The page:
There is a way to get a smaller span on the tools handles. When one inserts the rivet into the tool, don’t seat it with the rivet head touching the arbor. This allows the tool handles to close as the tool seats the rivet. With the handles at a comfortable span, squeeze the rivet to start to collapse the rivet and don’t allow the handles to separate to the uncomfortable point. Then ratchet the seating squeezes to complete the pop. It takes additional cycles to seat the rivet and snap the pin but it is an easier process.
            Joe

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            • #7
              McMaster has a "Manual Lever-Handle tool" for 1/8 to 1/4 blind rivets with long handles for a two hand operation. Overall length is 21" and handles look to be about 13" long. Basic tool no. is 90239a510. There are options and a list of parts. My older cat. no. 118 lists the price at $112. From the looks of the tool and McMasters general quality I would think this would be the last rivet tool a person would ever need to buy.

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              • #8
                Originally posted by Paul Alciatore View Post
                I have two pop rivet tools and have used several more that were owned by my employers. Mine are a name brand one that I have had for decades; it does 1/8" and 3/16" pop rivets. And a newer one, probably an import, that has noses for four diameters. Both of these tools work.

                My problem is both of them and every other manual pop rivet tool that I have used requires using a long stroke. You must start with the handles fully open and that position is too big for my hand to properly grip. So I either use a short grip where the force is more than I can apply or press one handle against my leg while pushing the other with my hand. Either of these motions are only good for about half a stroke so I must change the grip in mid stroke. Since they do not pop the rivet in one stroke, I must then repeat it again and sometimes a third time for each rivet.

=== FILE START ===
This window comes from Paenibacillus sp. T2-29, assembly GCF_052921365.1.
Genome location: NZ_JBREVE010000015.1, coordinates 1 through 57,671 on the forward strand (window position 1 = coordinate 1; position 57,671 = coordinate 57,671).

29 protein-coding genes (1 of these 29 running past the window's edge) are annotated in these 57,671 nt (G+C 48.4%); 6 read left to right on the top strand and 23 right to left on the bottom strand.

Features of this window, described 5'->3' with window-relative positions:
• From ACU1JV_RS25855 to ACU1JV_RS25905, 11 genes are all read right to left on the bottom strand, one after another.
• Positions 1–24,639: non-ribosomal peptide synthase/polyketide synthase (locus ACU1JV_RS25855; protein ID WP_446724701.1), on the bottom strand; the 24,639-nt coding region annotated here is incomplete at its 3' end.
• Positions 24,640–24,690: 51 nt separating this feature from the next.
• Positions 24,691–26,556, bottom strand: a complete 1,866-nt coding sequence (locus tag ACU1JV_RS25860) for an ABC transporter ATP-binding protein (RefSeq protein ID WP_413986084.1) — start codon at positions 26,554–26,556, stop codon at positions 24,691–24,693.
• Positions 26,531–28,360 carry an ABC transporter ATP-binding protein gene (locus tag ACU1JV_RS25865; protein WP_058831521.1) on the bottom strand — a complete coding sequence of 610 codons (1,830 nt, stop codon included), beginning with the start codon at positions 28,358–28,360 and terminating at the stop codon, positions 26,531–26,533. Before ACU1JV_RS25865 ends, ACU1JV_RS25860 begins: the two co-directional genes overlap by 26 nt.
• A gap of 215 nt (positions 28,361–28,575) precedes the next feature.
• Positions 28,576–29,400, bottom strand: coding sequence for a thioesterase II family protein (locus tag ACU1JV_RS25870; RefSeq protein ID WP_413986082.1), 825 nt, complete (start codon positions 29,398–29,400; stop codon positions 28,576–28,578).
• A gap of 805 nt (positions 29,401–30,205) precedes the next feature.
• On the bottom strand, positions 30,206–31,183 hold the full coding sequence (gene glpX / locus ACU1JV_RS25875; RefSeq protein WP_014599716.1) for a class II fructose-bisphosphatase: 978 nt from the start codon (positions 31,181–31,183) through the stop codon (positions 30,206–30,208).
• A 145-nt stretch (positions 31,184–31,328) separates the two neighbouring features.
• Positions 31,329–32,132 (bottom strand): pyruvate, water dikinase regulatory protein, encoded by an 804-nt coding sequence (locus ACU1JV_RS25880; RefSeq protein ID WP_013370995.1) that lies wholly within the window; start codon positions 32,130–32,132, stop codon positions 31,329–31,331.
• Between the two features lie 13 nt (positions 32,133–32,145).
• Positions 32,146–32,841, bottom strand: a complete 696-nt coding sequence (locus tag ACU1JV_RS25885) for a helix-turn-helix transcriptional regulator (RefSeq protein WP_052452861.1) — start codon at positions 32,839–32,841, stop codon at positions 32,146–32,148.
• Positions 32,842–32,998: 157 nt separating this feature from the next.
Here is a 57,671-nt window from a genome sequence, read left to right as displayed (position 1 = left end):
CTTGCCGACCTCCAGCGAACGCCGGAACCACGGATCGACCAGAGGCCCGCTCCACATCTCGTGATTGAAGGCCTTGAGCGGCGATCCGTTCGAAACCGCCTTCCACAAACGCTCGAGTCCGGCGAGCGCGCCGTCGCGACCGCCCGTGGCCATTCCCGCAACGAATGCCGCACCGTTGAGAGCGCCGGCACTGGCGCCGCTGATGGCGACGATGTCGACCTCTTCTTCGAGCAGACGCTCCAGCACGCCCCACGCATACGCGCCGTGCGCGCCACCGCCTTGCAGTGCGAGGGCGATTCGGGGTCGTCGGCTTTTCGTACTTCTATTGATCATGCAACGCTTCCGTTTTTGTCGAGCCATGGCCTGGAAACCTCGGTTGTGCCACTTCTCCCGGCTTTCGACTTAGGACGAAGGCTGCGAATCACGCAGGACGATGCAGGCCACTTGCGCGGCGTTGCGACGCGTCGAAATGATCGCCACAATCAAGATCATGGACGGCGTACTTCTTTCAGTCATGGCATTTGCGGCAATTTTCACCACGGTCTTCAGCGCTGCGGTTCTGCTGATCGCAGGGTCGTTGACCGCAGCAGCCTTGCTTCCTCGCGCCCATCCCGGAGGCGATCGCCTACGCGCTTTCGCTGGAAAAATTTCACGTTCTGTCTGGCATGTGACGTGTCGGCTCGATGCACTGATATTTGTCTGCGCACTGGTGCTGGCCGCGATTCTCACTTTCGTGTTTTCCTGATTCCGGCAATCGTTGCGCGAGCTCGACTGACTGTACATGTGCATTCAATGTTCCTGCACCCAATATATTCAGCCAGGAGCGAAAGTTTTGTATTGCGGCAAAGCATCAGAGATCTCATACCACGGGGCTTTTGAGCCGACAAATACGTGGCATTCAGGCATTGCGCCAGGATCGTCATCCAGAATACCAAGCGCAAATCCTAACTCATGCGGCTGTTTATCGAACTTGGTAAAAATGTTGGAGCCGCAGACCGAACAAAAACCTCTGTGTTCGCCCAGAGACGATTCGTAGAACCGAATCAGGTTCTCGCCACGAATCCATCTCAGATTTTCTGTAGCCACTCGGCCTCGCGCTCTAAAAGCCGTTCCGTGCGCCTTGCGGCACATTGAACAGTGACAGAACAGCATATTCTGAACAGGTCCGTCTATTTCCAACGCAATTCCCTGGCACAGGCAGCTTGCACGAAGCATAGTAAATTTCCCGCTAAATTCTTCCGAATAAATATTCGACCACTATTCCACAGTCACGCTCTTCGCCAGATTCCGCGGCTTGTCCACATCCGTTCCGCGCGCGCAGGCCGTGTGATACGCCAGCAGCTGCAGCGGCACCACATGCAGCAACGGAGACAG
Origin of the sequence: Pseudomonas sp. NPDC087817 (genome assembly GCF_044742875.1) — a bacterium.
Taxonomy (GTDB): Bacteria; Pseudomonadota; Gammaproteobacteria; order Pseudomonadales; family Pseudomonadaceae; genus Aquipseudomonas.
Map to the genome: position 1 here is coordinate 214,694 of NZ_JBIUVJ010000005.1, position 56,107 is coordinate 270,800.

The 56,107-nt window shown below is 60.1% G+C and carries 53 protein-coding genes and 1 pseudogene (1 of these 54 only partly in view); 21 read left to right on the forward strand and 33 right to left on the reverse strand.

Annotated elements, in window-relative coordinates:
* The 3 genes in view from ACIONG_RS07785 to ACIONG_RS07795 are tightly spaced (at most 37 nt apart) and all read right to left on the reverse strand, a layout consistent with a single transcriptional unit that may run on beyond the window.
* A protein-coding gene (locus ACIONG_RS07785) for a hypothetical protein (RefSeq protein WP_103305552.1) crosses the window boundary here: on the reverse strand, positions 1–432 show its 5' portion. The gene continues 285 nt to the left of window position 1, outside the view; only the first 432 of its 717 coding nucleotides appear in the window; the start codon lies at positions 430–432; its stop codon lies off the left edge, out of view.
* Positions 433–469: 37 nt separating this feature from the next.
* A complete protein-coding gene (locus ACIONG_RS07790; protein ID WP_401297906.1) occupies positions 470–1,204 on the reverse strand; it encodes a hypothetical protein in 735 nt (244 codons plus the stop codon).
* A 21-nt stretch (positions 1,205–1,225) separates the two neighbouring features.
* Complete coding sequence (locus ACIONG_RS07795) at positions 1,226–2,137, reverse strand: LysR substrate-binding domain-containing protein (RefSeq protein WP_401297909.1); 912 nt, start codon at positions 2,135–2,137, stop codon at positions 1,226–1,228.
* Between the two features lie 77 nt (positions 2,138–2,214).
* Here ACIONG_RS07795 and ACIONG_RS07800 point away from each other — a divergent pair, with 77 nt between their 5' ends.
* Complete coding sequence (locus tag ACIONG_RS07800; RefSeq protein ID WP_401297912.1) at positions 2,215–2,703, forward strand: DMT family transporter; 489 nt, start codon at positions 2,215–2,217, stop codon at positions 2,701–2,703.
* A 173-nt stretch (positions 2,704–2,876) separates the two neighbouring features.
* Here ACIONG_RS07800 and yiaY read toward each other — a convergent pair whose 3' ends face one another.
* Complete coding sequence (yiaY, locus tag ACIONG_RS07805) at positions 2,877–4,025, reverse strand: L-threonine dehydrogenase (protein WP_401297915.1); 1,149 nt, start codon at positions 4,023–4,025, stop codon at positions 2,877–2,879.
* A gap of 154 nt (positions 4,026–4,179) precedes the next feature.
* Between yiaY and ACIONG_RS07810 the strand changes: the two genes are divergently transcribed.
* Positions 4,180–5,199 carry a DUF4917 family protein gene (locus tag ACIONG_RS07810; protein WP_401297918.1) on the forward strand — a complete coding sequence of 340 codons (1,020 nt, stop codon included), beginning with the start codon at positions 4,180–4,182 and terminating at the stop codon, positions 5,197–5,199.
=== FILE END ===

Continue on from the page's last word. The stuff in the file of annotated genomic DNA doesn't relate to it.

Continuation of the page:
I see dozens of manual pop rivet tools on the internet. But I can not just buy them one by one until I find one that is satisfactory. Does anyone know of a manual pop rivet gun that works with a smaller stroke. I wouldn't mind making more strokes if I could just keep my hand in one position on it. I would prefer one with four or more noses to allow use of the various diameter rivets available and that I already have in stock.
                Cherry rivet gun. But as mentioned I switch to the air riveter for more than 5 rivets, especially anything bigger than 1/8. I have had the expensive ones and the cheap one from Horror Freight and the HF one works just as good. Had it for years and thousands of rivets through it. Go air if you can.

                Comment


                • #9
                  I have two manual pop rivet guns, a regular one from Canadian Tire and a very narrow Bostich one, and I have an air riveter from Princess Auto also. The very tips of the CT gun go from 1 1/2" when closed to 8" when fully open. Ridiculously wide! It's as if nobody who manufactured these things actually ever used them.

                  Location: Saskatoon, Saskatchewan, Canada

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                  • #10
                    Seems to me the way to go is simply modify your handles so they're closer at full open. It'll take more strokes, but that isn't the problem, right? Mine is the type below I've had for decades, I think I could easily mod it by cutting the top handle at the bend and either welding it or sandwiching it between 2 aluminum plates at the preferred angle. I recently did a job for the 3rd time that required 100 rivets, had me thinking of an air model.

                    Click image for larger version

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ID:	1858084
                    Location: Jersey City NJ USA